Carnegie Mellon University

graphic of city and farm

Creating Opportunities to Address the Rural-Urban Gap

Karen Lightman, Metro21 Executive Director, was featured as an "Expert Voice" in Axios sharing her expertise on how urban-rural partnerships are spreading resources beyond city centers and why it matters. The rural-urban divide, particularly with regard to broadband access, boils down to a mismatch in where resources are allocated, and these programs strive to distribute resources beyond urban cores.

According to the Brookings Institute, only 18% of Americans live in neighborhoods where 80% or more of the households have high-speed broadband.

Many organizations are working to combat this issue and provide everyone equal access to high-speed broadband. For example, The Rural Virginia Initiative is a collaboration between several Virginia colleges and universities to bolster attention and resources for issues like health and health care, job creation, and education in rural parts of the state.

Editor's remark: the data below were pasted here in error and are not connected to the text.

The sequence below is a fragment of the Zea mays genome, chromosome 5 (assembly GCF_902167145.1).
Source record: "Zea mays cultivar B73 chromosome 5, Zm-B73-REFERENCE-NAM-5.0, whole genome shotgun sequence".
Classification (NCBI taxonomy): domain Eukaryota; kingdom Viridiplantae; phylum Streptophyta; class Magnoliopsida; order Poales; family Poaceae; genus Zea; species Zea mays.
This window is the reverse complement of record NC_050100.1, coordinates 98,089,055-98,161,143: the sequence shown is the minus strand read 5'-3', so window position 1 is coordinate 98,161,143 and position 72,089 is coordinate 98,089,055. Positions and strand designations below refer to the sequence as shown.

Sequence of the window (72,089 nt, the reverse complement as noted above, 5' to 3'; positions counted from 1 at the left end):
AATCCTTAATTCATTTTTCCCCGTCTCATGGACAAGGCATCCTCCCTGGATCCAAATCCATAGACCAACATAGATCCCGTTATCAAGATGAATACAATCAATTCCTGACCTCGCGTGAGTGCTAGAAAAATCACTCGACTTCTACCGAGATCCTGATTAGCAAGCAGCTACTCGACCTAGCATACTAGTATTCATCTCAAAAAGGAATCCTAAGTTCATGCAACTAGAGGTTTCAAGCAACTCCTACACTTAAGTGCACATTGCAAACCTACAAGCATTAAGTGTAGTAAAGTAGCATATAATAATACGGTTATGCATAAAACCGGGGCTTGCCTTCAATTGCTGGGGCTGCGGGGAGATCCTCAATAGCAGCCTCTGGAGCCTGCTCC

Lightman highlighted a Metro21 project focused on a partnership between Carnegie Mellon University and Waynesburg University. The universities are collaborating to develop tech-driven interventions to address food insecurity and mobility in nearby rural areas.

Moving into the world of smart cities, equal access to high-speed broadband becomes extremely important. Expanded access to high speed Internet generates major economic growth and rapid job creation. High speed connections accelerate business development by providing new opportunities for innovation, expansion, and e-commerce.

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